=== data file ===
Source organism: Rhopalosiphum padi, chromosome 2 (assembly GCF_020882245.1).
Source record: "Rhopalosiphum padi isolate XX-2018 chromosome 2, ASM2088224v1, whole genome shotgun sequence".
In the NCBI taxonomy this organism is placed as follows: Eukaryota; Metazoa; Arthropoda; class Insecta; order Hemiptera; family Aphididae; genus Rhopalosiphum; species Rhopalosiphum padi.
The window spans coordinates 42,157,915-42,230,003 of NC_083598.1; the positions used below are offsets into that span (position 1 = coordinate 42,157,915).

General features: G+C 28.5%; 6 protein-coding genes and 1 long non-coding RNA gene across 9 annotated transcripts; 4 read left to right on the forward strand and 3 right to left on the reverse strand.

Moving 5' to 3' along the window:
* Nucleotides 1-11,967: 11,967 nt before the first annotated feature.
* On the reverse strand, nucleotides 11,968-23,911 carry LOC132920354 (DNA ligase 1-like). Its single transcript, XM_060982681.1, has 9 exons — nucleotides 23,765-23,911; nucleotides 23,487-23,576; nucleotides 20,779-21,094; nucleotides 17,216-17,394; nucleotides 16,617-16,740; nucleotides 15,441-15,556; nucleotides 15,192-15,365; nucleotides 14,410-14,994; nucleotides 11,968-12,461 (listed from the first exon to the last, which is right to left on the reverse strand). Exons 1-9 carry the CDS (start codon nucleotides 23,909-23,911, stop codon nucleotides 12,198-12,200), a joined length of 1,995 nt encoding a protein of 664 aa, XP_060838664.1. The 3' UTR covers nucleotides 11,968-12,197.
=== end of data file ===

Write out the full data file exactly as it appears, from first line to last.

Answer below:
Source organism: Rhopalosiphum padi, chromosome 2 (assembly GCF_020882245.1).
Source record: "Rhopalosiphum padi isolate XX-2018 chromosome 2, ASM2088224v1, whole genome shotgun sequence".
In the NCBI taxonomy this organism is placed as follows: Eukaryota; Metazoa; Arthropoda; class Insecta; order Hemiptera; family Aphididae; genus Rhopalosiphum; species Rhopalosiphum padi.
The window spans coordinates 42,157,915-42,230,003 of NC_083598.1; the positions used below are offsets into that span (position 1 = coordinate 42,157,915).

General features: G+C 28.5%; 6 protein-coding genes and 1 long non-coding RNA gene across 9 annotated transcripts; 4 read left to right on the forward strand and 3 right to left on the reverse strand.

Moving 5' to 3' along the window:
* Nucleotides 1-11,967: 11,967 nt before the first annotated feature.
* On the reverse strand, nucleotides 11,968-23,911 carry LOC132920354 (DNA ligase 1-like). Its single transcript, XM_060982681.1, has 9 exons — nucleotides 23,765-23,911; nucleotides 23,487-23,576; nucleotides 20,779-21,094; nucleotides 17,216-17,394; nucleotides 16,617-16,740; nucleotides 15,441-15,556; nucleotides 15,192-15,365; nucleotides 14,410-14,994; nucleotides 11,968-12,461 (listed from the first exon to the last, which is right to left on the reverse strand). Exons 1-9 carry the CDS (start codon nucleotides 23,909-23,911, stop codon nucleotides 12,198-12,200), a joined length of 1,995 nt encoding a protein of 664 aa, XP_060838664.1. The 3' UTR covers nucleotides 11,968-12,197.